– Falconman
    Feb 7, 2015 at 16:40
  • Welcome to Mi Yodeya, and thanks for the answer. Hope to see you around. :)
    – Scimonster
    Feb 7, 2015 at 16:52
  • Welcome Falconman. The verses quoted do seem to address and perhaps answer this question, but I don't see how they relate to the last two sentences. The meaning of verse 3:21 isn't clear to me, but I don't see any hint to a "Yetzer Hara", "Yetzer Tov", or a divine image'. If anything, it appears that רוּחַ אֶחָד לַכֹּל Feb 8, 2015 at 4:44
  • An additional note about the site: usually, unless the question states this secifically, you don't need to limit your answers to 'scripture'; you can use any traditional Jewish source that answers the question Feb 8, 2015 at 4:46

from a paper on evolution i wrote a while back.

Abstract thought. This is expressed in the ability of intelligent speech. True, animals can communicate and have intelligence but it is only a "practical intelligence". They are not able to think abstractly, to hold a thought, ponder it and deliberate on it abstractly. It is because of this that one cannot have an intelligent conversation with animals, not even in sign language. Sure you can communicate a bit but you cannot have an intelligent communication like with a human personality. You cannot ask him what he did yesterday, what does he think about this or that, for that requires a higher level of intelligence, an intelligent personality - and this animals do not have.

The consequence of this is something called free will. Free will does not mean the ability to make decisions. Animals can also do that. Free will means the ability to make moral decisions. For example, the animal wants to eat, sleep, kick - and does it. So too, a man wants to eat, sleep, etc. and does it. But man's free will is that he has the ability to refrain from doing what he wants. To refrain from what his nature wants him to do. This is the difference (Rabbi Matityahu Solomon Matnas Chelko commentary to shaar bitachon). The animal is for the most part compelled by its nature. Man has the ability to rise above his base nature and act morally against the wishes of his lower, animal self. This is free will. Animals have a form of intelligence but man alone can be rational and deduce his moral obligations. Man can hold a thought, contemplate it, analyze it and make a thought-out decision. Man has an abstract thought intelligence, while animals only have a practical intelligence. Therefore they are essentially ruled over by passion and instinct. Theoretically, one can predict everything that an animal will do throughout its life. An animal is basically a machine. While for a man it is impossible to predict what he will do. He himself does not know what he will choose. Therefore man is a rational creature while animals are irrational. (1)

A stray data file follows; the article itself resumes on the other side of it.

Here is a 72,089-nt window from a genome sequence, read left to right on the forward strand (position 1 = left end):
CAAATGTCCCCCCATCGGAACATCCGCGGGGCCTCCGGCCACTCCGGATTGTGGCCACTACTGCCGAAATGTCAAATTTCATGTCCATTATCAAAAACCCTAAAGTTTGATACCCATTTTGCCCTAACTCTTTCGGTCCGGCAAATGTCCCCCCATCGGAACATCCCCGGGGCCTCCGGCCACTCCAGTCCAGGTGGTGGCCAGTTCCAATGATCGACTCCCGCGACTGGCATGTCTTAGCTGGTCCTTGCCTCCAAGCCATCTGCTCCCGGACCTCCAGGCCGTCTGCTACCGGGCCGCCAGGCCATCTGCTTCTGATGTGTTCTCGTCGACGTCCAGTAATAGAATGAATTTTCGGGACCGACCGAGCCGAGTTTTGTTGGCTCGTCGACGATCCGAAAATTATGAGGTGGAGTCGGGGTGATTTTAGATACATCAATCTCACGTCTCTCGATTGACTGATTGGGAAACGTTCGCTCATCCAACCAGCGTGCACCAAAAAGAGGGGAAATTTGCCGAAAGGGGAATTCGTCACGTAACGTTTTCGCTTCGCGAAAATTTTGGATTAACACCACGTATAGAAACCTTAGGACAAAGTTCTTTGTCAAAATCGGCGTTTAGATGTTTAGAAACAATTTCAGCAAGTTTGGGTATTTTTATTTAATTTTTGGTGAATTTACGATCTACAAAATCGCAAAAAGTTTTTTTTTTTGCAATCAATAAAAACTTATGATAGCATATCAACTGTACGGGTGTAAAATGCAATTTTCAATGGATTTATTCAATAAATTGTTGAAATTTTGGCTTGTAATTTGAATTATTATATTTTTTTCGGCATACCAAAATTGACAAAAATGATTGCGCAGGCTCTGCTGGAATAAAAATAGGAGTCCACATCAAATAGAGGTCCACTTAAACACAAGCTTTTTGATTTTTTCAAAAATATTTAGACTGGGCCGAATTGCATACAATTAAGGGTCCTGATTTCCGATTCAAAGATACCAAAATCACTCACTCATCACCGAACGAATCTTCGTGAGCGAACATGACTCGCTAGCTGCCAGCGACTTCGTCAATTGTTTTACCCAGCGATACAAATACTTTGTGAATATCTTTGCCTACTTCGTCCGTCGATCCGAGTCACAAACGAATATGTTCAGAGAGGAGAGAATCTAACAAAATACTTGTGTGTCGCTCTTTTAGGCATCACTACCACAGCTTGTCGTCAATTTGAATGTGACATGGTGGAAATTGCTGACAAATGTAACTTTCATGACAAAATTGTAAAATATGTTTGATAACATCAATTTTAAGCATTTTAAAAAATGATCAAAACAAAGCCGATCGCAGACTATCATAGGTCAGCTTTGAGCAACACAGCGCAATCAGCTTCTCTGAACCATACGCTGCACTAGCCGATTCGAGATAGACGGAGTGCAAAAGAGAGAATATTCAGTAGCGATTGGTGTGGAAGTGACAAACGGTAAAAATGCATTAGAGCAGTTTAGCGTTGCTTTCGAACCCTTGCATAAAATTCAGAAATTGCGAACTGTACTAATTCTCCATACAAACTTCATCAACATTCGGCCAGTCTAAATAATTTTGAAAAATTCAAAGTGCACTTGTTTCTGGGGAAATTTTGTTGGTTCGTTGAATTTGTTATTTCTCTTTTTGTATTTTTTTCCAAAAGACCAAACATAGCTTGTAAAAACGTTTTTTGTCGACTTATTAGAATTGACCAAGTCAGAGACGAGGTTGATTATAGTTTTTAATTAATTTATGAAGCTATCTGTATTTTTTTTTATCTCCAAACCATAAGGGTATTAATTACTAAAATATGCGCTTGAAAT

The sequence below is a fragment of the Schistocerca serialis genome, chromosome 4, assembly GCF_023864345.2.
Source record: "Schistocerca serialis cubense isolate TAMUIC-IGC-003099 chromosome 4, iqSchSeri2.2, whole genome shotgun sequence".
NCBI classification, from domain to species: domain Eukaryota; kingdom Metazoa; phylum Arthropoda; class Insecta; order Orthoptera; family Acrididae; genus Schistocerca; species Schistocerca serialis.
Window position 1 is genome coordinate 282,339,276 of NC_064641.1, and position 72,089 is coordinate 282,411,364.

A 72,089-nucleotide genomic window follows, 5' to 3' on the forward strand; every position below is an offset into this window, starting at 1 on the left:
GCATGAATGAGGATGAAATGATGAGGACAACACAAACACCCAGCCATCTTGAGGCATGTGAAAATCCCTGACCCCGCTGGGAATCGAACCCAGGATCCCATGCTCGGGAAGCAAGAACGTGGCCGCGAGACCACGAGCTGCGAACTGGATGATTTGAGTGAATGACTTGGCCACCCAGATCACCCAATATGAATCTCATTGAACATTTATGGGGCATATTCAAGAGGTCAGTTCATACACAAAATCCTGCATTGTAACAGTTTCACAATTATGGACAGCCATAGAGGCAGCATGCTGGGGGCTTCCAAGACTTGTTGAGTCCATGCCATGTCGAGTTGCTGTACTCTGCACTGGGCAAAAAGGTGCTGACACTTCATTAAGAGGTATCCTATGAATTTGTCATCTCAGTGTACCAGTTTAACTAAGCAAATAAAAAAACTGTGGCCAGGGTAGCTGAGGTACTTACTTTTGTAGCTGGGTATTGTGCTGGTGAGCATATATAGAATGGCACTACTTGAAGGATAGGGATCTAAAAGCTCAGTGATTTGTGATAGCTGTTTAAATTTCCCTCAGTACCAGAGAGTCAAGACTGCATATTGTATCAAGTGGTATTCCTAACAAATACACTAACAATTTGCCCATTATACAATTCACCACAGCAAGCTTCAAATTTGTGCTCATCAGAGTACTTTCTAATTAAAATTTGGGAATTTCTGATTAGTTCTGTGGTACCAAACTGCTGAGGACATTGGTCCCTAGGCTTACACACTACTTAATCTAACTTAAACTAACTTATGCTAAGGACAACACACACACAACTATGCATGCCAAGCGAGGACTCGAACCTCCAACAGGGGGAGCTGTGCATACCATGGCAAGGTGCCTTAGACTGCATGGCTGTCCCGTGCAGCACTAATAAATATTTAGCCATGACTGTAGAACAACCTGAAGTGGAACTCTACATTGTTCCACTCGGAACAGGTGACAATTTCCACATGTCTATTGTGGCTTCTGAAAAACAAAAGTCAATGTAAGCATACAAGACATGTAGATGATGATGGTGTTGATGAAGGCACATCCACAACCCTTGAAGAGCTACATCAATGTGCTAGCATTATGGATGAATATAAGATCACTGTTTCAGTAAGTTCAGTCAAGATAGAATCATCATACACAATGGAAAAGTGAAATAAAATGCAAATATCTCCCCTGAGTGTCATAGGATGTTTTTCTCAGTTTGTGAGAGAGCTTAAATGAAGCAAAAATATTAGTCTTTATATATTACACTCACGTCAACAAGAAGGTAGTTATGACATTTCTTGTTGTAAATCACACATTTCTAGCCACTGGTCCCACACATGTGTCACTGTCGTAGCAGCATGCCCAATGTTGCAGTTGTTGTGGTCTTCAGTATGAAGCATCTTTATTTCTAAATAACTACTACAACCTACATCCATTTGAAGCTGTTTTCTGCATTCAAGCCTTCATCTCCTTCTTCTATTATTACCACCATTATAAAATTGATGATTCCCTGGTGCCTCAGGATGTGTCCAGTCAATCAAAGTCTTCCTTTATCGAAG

another source:

"When G'd created man, it says (Bereishis 2:7): "And man became a living being." The Targum Onkelus translates this to mean that man became a "speaking spirit". The human being is unique in all of Creation as the only creature that can communicate through intelligent speech" (2)

If you are looking for a difference in composition, see shaarei kedusha which explains the extra soul components of man over animals.